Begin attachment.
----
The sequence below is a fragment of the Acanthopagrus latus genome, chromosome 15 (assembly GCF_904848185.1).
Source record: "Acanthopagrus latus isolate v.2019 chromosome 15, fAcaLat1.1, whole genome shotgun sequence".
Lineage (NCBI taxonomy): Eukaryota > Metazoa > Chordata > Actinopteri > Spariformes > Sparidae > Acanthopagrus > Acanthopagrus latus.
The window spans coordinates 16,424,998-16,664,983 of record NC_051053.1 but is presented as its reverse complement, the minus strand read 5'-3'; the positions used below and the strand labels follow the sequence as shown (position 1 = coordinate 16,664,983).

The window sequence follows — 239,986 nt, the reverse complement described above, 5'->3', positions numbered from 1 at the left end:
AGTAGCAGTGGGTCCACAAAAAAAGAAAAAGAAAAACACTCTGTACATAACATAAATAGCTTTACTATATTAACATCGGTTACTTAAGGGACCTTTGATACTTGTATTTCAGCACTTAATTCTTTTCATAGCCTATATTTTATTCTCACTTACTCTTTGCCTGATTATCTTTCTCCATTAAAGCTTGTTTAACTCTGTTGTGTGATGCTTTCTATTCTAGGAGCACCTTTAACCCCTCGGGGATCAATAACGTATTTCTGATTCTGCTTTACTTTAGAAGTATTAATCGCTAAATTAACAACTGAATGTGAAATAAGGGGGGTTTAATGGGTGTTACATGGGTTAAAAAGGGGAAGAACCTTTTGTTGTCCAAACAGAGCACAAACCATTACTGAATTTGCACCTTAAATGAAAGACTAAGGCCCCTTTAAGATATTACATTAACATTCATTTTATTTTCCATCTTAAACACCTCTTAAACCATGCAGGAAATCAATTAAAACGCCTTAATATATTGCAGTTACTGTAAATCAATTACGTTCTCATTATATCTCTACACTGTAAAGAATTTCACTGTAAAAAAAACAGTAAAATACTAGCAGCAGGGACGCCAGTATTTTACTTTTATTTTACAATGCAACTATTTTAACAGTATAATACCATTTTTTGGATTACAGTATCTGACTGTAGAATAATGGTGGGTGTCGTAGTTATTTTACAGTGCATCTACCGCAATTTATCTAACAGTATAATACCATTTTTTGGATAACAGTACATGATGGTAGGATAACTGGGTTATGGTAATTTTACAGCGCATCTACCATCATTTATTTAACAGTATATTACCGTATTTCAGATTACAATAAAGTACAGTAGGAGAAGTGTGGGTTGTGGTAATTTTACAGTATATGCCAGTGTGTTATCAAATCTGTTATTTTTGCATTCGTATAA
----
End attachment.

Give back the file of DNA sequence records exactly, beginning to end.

The sequence below is a fragment of the Acanthopagrus latus genome, chromosome 15 (assembly GCF_904848185.1).
Source record: "Acanthopagrus latus isolate v.2019 chromosome 15, fAcaLat1.1, whole genome shotgun sequence".
Lineage (NCBI taxonomy): Eukaryota > Metazoa > Chordata > Actinopteri > Spariformes > Sparidae > Acanthopagrus > Acanthopagrus latus.
The window spans coordinates 16,424,998-16,664,983 of record NC_051053.1 but is presented as its reverse complement, the minus strand read 5'-3'; the positions used below and the strand labels follow the sequence as shown (position 1 = coordinate 16,664,983).

The window sequence follows — 239,986 nt, the reverse complement described above, 5'->3', positions numbered from 1 at the left end:
AGTAGCAGTGGGTCCACAAAAAAAGAAAAAGAAAAACACTCTGTACATAACATAAATAGCTTTACTATATTAACATCGGTTACTTAAGGGACCTTTGATACTTGTATTTCAGCACTTAATTCTTTTCATAGCCTATATTTTATTCTCACTTACTCTTTGCCTGATTATCTTTCTCCATTAAAGCTTGTTTAACTCTGTTGTGTGATGCTTTCTATTCTAGGAGCACCTTTAACCCCTCGGGGATCAATAACGTATTTCTGATTCTGCTTTACTTTAGAAGTATTAATCGCTAAATTAACAACTGAATGTGAAATAAGGGGGGTTTAATGGGTGTTACATGGGTTAAAAAGGGGAAGAACCTTTTGTTGTCCAAACAGAGCACAAACCATTACTGAATTTGCACCTTAAATGAAAGACTAAGGCCCCTTTAAGATATTACATTAACATTCATTTTATTTTCCATCTTAAACACCTCTTAAACCATGCAGGAAATCAATTAAAACGCCTTAATATATTGCAGTTACTGTAAATCAATTACGTTCTCATTATATCTCTACACTGTAAAGAATTTCACTGTAAAAAAAACAGTAAAATACTAGCAGCAGGGACGCCAGTATTTTACTTTTATTTTACAATGCAACTATTTTAACAGTATAATACCATTTTTTGGATTACAGTATCTGACTGTAGAATAATGGTGGGTGTCGTAGTTATTTTACAGTGCATCTACCGCAATTTATCTAACAGTATAATACCATTTTTTGGATAACAGTACATGATGGTAGGATAACTGGGTTATGGTAATTTTACAGCGCATCTACCATCATTTATTTAACAGTATATTACCGTATTTCAGATTACAATAAAGTACAGTAGGAGAAGTGTGGGTTGTGGTAATTTTACAGTATATGCCAGTGTGTTATCAAATCTGTTATTTTTGCATTCGTATAA